Rabies Shots Without Mercury? New Vaccine Lets Dogs Dodge Toxic Risks

Introduction

Rabies is a viral disease that affects the central nervous system. It is almost always fatal once symptoms appear.

Rabies vaccines help prevent rabies by stimulating the immune system to produce antibodies against the rabies virus. They are an important tool in controlling the spread of this deadly disease.

Most rabies vaccines available today contain a preservative called thimerosal, which breaks down into ethylmercury. This has raised concerns about mercury exposure.

In response, vaccine manufacturers have developed mercury-free versions of the rabies vaccine. This article will examine the development, efficacy, recommendations, cost, availability, administration, and safety of these thimerosal-free rabies vaccines.

How Rabies Vaccines Work

Rabies vaccines stimulate the immune system to produce antibodies against the rabies virus. There are two main types of rabies vaccines: killed and attenuated.

Killed or inactivated vaccines contain viruses that have been inactivated with chemicals like beta-propiolactone. They cannot cause disease but still induce an immune response. Killed rabies vaccines are very safe but usually require multiple doses to build adequate immunity. They must be kept refrigerated to maintain effectiveness.

Attenuated or live vaccines contain weakened forms of the virus that can stimulate immunity but do not cause disease. They provide immunity with fewer doses compared to killed vaccines. However, live vaccines carry a small risk of causing disease in immunocompromised patients. Currently, there are no attenuated rabies vaccines approved for use in the U.S.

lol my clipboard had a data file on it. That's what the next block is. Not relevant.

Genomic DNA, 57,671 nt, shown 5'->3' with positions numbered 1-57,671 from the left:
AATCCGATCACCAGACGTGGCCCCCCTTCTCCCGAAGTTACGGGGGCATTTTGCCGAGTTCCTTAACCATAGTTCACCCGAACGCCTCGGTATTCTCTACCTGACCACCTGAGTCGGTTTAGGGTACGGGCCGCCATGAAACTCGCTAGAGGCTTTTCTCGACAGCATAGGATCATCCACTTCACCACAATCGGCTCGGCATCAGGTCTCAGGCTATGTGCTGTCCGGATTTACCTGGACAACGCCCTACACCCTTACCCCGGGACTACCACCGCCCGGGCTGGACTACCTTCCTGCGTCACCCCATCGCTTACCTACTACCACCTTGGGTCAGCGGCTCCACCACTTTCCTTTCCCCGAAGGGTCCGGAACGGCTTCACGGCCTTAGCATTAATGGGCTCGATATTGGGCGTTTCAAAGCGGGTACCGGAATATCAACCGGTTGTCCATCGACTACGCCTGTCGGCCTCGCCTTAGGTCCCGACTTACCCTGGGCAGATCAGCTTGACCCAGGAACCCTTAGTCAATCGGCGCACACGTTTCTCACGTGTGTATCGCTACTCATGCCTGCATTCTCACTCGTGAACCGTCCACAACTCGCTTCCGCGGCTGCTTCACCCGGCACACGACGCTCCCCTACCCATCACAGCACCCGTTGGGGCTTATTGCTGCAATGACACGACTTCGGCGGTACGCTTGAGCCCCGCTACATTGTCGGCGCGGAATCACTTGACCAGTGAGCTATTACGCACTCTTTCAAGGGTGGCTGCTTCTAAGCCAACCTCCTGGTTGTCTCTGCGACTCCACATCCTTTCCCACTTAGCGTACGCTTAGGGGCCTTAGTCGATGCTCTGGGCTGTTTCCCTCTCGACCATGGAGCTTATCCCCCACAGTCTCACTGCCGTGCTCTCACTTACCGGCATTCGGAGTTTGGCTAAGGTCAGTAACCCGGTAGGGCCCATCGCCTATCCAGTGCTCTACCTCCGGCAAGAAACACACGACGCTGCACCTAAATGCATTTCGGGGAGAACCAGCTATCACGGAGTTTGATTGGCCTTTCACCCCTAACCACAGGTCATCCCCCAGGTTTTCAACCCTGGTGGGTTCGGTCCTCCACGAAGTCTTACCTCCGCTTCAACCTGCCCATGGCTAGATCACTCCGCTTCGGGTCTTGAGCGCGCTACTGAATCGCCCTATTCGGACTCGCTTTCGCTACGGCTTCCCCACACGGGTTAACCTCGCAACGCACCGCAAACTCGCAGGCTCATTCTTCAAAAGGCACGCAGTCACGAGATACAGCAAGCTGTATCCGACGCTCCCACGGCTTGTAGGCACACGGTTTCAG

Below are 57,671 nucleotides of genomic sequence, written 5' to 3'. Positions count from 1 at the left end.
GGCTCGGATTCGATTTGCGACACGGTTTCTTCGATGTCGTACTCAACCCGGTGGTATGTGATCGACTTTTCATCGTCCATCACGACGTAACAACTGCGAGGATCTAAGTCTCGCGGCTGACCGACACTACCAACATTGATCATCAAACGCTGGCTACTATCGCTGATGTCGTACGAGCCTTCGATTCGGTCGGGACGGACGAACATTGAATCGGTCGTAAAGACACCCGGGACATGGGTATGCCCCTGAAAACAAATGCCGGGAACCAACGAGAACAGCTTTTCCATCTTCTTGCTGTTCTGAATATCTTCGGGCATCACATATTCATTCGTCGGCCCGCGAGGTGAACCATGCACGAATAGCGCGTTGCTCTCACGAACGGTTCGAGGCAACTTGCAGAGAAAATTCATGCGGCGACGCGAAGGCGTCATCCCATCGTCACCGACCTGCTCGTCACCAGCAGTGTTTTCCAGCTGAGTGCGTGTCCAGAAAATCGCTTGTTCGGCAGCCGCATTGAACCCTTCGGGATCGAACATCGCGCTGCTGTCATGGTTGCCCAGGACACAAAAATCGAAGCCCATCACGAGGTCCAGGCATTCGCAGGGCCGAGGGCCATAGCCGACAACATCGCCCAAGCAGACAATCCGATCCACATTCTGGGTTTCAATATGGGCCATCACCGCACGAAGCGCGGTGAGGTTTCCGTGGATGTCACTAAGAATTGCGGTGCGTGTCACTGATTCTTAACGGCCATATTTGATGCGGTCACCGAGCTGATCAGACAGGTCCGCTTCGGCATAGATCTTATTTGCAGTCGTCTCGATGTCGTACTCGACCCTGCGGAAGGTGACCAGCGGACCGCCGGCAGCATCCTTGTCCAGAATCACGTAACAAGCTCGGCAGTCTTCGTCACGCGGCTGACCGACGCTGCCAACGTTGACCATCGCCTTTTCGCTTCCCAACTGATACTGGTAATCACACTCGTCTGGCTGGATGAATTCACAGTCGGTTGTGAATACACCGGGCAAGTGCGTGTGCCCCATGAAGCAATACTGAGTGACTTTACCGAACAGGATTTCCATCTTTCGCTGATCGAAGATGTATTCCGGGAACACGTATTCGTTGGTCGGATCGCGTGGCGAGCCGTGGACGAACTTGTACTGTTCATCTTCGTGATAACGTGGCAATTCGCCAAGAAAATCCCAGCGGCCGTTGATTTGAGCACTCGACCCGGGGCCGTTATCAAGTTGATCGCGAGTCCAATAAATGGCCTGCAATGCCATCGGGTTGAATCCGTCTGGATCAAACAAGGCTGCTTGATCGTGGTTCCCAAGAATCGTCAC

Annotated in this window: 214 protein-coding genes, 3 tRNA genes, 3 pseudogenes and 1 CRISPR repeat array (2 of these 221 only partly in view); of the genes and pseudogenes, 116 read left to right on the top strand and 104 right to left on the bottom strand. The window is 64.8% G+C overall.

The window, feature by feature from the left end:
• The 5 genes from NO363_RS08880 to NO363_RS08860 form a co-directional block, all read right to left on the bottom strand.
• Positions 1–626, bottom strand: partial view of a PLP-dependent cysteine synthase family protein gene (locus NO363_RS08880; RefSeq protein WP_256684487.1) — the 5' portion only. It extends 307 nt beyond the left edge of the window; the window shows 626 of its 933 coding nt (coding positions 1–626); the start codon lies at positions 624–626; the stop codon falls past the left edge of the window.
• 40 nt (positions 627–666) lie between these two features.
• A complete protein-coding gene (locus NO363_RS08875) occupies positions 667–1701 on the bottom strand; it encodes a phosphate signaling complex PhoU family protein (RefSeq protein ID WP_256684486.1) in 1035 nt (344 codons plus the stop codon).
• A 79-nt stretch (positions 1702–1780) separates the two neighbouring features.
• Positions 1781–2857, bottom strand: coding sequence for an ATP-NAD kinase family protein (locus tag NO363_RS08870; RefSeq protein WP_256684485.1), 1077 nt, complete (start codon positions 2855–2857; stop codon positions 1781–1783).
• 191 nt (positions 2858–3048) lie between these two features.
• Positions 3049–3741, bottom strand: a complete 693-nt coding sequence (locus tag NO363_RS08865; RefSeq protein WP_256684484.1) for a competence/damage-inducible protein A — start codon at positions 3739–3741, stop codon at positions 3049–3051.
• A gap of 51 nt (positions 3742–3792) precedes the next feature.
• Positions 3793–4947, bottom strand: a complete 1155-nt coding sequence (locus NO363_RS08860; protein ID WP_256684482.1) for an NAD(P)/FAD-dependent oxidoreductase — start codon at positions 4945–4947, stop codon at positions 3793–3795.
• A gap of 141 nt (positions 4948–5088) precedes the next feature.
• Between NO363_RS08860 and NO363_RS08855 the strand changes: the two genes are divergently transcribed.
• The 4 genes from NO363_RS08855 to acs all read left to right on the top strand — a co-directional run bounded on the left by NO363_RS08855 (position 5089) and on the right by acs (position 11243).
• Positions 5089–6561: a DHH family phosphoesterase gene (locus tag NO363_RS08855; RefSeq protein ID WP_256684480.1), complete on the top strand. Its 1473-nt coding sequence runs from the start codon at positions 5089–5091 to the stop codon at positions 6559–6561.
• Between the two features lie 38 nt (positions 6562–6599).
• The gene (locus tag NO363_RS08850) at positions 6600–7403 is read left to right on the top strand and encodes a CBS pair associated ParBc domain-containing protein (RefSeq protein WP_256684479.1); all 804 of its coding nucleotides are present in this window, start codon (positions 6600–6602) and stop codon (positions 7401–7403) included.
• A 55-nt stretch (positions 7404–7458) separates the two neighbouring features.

Both vaccine types train the immune system to recognize the rabies virus and produce antibodies that can neutralize the virus upon exposure. Memory B and T cells are also generated to enable a rapid antibody response if the virus is encountered again. This provides long-lasting immunity against rabies infection and disease.

Use of Thimerosal in Vaccines

Thimerosal is a mercury-containing preservative that has been used in some vaccines since the 1930s to prevent bacterial and fungal contamination (CDC, 2022). It is an organomercurial compound that is metabolized into ethylmercury and thiosalicylate. Thimerosal contains approximately 49% mercury by weight (Dog Naturally Magazine, 2021).

In multidose vaccine vials, thimerosal is added as a preservative to prevent potentially life-threatening contamination. Some but not all single-dose vials also contain thimerosal. Prior to recent developments, thimerosal was used in many childhood and adult vaccines in the United States. However, there have been concerns about the mercury content and potential side effects (CDC, 2022).

The purpose of adding thimerosal is to prevent bacterial and fungal growth in the vaccine. However, the use of mercury in vaccines has raised concerns about potential toxicity, especially for young children receiving multiple thimerosal-containing vaccines. Some parents have worried that the ethylmercury in thimerosal could accumulate and cause neurodevelopmental disorders like autism, although studies have not found any link between thimerosal exposure from vaccines and autism or other harms (CDC, 2022).

Developing Thimerosal-Free Versions

a vet preparing to give a dog a mercury-free rabies vaccine shot.

In the late 1990s and early 2000s, there was growing concern from pet owners and veterinarians about the use of thimerosal in vaccines and its potential effects on pet health. Thimerosal contains a form of mercury called ethylmercury, which raised questions about potential toxicity and accumulation in the body after repeated vaccinations over a pet’s lifetime.